Interestingly enough, just last week I got an email asking me to participate in a panel about blogging and food. The hosts are a group of professionals who promote agriculture and farming. Honestly, I'm so excited. Anyone who knows me knows how much I love to talk about food, especially from a local perspective. Where it comes from, how we get it, what makes it good, what makes it bad, how it affects us, and so on, are subjects of great interest to me. As ridiculous as it sounds, I swear my DNA is largely responsible for this obsession.

I wish I knew more. I wish I had a huge garden like my grandfather did. I wish that it was easier to buy from the local farmers around Charleston. But all I can do is try to learn, make a little extra effort regarding food purchases and try my little garden again. Wish me luck...


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Monday, March 5, 2012

Trouble Don't Know The Day

Recently, my extremely healthy and capable father in law fell seriously ill. I'm thrilled to report that after a week in the hospital, he appears to be making a complete recovery and is not expected to suffer any long term effects. While this has been trying and stressful for everyone involved, it has also been a good experience in a lot of ways as well.

I've come up with a random collection of observations from the past week and thought they might be relevant to pretty much, well, everyone.

Trouble don't know the day - my husband's grandfather always had a saying for everything, as all good southern gentlemen do, and this one serves as a reminder that life has a way of sneaking up on us when we least expect it. No one had a clue that a little over a week ago from today, this healthy, fit and whip-smart guy would be sick as a dog and no idea where he was. This setback has reminded me once again not to take life and health for granted, and as trite as it sounds, to live in the moment, and not for the future or past. A reality check, if you will.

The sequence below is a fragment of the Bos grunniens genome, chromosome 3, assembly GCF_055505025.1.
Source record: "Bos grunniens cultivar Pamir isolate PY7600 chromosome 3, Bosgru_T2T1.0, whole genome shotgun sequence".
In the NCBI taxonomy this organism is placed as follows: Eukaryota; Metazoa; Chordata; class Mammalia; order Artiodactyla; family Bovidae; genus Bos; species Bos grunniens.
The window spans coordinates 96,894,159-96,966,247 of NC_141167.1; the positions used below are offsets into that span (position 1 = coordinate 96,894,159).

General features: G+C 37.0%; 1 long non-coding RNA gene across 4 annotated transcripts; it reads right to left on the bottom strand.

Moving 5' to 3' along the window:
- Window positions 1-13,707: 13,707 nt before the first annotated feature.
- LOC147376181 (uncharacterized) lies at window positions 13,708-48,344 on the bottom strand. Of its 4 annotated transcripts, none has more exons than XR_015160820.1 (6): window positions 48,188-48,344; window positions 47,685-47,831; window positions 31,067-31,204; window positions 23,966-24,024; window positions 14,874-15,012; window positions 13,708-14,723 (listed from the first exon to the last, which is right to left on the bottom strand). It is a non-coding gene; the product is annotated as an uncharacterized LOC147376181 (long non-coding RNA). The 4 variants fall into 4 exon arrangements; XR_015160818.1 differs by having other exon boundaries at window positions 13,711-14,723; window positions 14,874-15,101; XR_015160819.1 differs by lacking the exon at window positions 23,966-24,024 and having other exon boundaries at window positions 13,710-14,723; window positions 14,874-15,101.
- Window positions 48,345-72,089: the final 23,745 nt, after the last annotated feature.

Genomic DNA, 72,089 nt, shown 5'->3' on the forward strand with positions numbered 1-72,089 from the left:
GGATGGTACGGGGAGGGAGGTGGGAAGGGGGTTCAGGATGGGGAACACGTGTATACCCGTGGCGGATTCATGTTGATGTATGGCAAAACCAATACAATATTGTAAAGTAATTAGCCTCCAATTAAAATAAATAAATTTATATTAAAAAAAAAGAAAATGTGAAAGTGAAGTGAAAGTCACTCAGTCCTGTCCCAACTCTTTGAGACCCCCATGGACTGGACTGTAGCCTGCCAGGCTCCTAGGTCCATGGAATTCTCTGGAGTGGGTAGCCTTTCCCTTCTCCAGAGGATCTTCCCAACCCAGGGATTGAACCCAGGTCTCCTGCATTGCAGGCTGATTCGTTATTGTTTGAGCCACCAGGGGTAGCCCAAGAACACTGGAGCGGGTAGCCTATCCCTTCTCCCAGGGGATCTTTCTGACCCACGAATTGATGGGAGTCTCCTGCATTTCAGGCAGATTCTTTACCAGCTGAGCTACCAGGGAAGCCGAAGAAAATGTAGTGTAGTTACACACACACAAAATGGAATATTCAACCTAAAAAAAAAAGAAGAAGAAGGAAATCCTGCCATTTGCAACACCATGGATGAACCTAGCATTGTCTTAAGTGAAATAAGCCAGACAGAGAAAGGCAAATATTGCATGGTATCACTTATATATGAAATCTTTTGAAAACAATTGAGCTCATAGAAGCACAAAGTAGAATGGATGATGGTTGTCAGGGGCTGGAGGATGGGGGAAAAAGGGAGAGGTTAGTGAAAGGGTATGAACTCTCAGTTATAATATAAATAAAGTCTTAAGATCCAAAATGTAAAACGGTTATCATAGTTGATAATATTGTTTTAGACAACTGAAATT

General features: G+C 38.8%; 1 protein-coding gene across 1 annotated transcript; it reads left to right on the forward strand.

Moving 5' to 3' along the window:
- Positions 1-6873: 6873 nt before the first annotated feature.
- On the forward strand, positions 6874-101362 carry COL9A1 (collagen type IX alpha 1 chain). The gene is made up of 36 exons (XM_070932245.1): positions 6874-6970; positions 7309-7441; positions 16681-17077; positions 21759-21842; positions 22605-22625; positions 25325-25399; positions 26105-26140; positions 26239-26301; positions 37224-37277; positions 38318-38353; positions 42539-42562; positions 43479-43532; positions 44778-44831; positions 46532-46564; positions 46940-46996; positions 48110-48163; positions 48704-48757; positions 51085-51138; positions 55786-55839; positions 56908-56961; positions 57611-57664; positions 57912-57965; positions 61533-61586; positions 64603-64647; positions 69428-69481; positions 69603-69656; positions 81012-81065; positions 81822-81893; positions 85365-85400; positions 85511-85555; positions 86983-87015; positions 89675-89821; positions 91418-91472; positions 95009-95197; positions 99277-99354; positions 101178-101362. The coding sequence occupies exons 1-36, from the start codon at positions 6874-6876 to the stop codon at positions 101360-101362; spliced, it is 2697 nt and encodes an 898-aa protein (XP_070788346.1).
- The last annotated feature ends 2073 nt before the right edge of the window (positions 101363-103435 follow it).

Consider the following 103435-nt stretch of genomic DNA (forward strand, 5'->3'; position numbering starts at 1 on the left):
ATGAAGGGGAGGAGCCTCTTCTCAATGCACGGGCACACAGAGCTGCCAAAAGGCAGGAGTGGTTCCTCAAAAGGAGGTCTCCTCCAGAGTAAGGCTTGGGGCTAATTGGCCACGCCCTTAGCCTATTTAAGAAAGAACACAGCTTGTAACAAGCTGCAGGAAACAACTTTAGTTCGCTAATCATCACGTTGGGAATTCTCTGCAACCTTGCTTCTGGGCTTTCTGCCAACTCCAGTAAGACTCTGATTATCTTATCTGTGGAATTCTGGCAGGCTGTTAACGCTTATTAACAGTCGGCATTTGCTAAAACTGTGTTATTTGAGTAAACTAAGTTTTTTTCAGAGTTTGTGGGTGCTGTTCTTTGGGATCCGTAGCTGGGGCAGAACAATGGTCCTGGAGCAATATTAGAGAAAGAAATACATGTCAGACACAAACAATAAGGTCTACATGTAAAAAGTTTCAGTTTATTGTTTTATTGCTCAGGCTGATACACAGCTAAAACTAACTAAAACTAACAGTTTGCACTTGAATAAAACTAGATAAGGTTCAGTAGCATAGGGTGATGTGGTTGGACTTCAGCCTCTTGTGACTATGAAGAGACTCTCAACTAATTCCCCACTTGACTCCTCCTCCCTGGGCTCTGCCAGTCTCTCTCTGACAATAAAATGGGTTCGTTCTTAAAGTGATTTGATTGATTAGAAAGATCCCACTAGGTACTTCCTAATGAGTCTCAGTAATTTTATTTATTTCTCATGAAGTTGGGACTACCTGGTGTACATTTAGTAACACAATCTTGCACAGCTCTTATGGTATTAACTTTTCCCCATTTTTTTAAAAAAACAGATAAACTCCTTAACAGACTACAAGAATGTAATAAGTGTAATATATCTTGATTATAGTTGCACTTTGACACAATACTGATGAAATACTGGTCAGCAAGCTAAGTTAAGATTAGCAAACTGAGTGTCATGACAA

Laughter really is good medicine - there have been lots of hours logged at the hospital this week by all of us, but especially by Lawton, Scott and their mom. Visitors have come in regularly. Yes, there have been tears, but more than that there has been laughter. Stories, jokes, and just plain silly behavior has been the constant thread through the whole ordeal. I'm so thankful for that - having moments that lift the mood goes such a long way for morale. I am not sure what kind of effect that may have had on my FIL, but I can promise you that it did all of us a world of good.

There's no man like a family man - when I looked around the room at all the people who care for this man, I was reminded how not everyone has that kind of love and support. That there are people who linger in hospitals with no one to come sit with them and hold their hands. That having those kinds of people in your life is an amazing blessing, and those people should be always loved and appreciated accordingly. My father in law has set such an outstanding example for his sons, and I can honestly say that I have been so impressed with my own husband as he looked out for his dad, and mom as well. He and his brother have truly been amazing, and I'm so proud of them both.

This week has been scary. And hard. But to be honest, I am so thankful for it. Being reminded of some of the most important things in life was good for me, and while I know this is taking liberty with the thoughts of others, probably good for everyone involved. The overwhelming amount of love and devotion is amazing, and I am blessed to call these guys my family.

You're the best, Pops. Glad to have you back.